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Behavioral and Social Approaches to Increase Physical Activity: Family-Based Social Support

Family-based interventions attempt to change health behavior through the use of techniques that increase the support of family members for behavior change. Programs typically include joint or separate educational sessions on health, goal-setting, problem-solving, or family behavioral management and often incorporate some physical activities.

Summary of Task Force Recommendations and Findings

The Community Preventive Services Task Force finds insufficient evidence to determine the effectiveness of family-based social support interventions in increasing levels of physical activity or improving fitness because of inconsistent results.

Task Force Finding

About the Interventions

These interventions target factors in the social environment and interpersonal and behavioral patterns that are likely to influence physical activity behaviors.

Interventions in this category targeted to children and their families are often implemented as part of a larger strategy that includes other school-based interventions, such as school-based physical education or classroom-based health education.

Results from the Systematic Review

Eleven studies qualified for the review.

  • As a group, these studies found inconsistent results, with some studies showing increases in activity and others showing decreases.
  • This inconsistency of results across the body of evidence evidence also was seen in the physiologic measures assessed.

These results were based on a systematic review of all available studies, conducted on behalf of the Task Force by a team of specialists in systematic review methods, and in research, practice, and policy related to increasing physical activity.

image of planetFind a Research-tested Intervention Program (RTIP) External Web Site Icon about the use of family-based social support interventions to increase physical activity (What is an RTIP?).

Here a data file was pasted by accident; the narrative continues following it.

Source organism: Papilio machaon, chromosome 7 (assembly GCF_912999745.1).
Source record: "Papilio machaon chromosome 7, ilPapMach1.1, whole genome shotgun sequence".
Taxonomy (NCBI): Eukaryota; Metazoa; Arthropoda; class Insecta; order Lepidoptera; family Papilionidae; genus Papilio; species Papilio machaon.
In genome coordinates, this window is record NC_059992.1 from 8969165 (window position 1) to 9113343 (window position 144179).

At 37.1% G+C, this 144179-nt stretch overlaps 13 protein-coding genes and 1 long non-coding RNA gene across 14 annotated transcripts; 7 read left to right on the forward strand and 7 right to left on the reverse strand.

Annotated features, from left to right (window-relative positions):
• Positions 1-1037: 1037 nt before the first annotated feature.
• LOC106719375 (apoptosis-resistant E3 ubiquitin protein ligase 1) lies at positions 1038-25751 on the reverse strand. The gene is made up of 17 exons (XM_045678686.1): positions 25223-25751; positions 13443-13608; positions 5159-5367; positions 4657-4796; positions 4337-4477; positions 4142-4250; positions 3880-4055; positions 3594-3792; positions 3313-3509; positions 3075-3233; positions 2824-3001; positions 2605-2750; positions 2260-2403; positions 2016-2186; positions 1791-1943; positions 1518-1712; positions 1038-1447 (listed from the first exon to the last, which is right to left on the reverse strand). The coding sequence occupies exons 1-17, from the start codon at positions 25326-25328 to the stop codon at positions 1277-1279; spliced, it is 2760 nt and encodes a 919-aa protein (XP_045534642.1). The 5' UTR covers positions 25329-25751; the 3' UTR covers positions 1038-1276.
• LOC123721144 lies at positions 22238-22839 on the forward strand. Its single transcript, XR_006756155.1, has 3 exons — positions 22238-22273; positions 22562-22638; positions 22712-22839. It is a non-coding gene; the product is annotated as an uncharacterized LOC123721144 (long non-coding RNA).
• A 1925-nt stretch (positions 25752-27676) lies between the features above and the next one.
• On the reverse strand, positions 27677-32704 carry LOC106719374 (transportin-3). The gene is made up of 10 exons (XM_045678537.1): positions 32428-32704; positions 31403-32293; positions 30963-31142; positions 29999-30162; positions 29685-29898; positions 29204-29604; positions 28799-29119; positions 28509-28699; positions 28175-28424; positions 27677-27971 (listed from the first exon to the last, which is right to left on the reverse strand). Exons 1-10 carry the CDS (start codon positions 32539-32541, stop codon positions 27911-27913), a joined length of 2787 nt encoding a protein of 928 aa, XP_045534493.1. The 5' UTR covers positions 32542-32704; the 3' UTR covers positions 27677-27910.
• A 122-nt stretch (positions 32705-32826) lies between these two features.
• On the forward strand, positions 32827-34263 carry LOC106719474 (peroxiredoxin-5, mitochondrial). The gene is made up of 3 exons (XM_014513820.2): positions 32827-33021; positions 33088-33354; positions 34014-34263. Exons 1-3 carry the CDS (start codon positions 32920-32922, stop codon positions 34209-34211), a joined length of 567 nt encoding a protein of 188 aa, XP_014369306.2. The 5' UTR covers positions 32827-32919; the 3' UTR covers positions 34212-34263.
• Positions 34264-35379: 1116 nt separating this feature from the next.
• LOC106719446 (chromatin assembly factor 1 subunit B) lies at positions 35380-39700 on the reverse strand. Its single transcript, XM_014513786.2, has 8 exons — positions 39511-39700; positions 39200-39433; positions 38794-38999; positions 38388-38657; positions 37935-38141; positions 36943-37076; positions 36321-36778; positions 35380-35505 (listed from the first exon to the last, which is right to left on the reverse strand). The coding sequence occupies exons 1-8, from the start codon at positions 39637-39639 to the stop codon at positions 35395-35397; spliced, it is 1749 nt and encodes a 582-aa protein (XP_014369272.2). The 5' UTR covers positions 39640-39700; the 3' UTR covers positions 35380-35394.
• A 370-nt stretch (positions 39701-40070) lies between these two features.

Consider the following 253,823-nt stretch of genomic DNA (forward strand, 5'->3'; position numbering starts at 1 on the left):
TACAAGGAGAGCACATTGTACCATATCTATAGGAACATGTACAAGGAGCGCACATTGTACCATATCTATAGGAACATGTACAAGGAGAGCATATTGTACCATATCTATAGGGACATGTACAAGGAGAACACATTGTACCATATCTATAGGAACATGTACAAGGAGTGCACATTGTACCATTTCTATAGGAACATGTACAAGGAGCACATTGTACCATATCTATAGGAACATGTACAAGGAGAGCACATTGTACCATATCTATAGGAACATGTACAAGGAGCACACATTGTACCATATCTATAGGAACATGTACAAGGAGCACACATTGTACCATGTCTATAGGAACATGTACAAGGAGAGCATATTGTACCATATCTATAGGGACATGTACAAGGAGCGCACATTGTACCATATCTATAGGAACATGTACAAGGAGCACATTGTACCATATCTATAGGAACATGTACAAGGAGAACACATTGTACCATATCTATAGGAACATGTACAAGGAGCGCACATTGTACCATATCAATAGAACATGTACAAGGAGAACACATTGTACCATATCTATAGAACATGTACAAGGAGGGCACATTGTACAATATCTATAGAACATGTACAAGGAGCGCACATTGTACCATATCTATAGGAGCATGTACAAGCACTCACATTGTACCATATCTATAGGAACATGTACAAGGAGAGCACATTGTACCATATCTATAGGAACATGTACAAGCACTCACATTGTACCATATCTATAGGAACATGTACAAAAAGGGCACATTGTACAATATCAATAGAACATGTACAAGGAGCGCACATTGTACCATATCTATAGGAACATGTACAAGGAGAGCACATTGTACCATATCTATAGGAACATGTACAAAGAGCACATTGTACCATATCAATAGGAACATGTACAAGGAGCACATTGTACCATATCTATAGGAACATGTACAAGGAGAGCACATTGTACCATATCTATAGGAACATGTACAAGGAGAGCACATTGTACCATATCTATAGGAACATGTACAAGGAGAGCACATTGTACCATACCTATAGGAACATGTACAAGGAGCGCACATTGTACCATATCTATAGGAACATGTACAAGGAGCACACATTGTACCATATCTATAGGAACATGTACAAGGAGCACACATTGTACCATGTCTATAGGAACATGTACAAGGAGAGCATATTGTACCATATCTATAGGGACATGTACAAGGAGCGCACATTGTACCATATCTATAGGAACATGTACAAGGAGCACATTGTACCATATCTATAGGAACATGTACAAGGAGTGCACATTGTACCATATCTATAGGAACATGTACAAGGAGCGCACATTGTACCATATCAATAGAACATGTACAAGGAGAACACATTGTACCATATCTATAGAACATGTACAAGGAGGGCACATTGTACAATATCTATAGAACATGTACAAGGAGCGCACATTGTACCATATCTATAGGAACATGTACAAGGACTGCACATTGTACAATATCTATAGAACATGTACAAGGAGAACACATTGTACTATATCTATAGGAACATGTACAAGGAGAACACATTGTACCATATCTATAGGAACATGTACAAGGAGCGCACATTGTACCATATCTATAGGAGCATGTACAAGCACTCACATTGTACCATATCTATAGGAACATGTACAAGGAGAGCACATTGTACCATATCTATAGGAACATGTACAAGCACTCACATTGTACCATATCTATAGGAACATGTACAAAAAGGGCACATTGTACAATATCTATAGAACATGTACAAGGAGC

Economic Review

An economic review of this intervention was not conducted because the Task Force found insufficient evidence to determine its effectiveness.

Supporting Materials


Kahn EB, Ramsey LT, Brownson R, et al. The effectiveness of interventions to increase physical activity: a systematic review. Adobe PDF File [PDF - 3.14 MB] Am J Prev Med 2002;22(4S):73-107.

Task Force on Community Preventive Services. Recommendations to increase physical activity in communities. Adobe PDF File [PDF - 70 kB] Am J Prev Med 2002;22 (4S):67-72.

CDC. Increasing physical activity. A report on recommendations of the Task Force on Community Preventive Services. MMWR 2001;50 (RR-18):1-16. External Web Site Icon

Task Force on Community Preventive Services. Physical activity. Adobe PDF File [PDF - 302 kB] In : Zaza S, Briss PA, Harris KW, eds. The Guide to Community Preventive Services: What Works to Promote Health? Atlanta (GA): Oxford University Press;2005:80-113.

Read other Community Guide publications about Increasing Physical Activity in our library.


The findings and conclusions on this page are those of the Community Preventive Services Task Force and do not necessarily represent those of CDC. Task Force evidence-based recommendations are not mandates for compliance or spending. Instead, they provide information and options for decision makers and stakeholders to consider when determining which programs, services, and policies best meet the needs, preferences, available resources, and constraints of their constituents.

Sample Citation

The content of publications of the Guide to Community Preventive Services is in the public domain. Citation as to source, however, is appreciated. Sample citation: Guide to Community Preventive Services. Behavioral and social approaches to increase physical activity: family-based social support. Last updated: MM/DD/YYYY.

Review completed: February 2001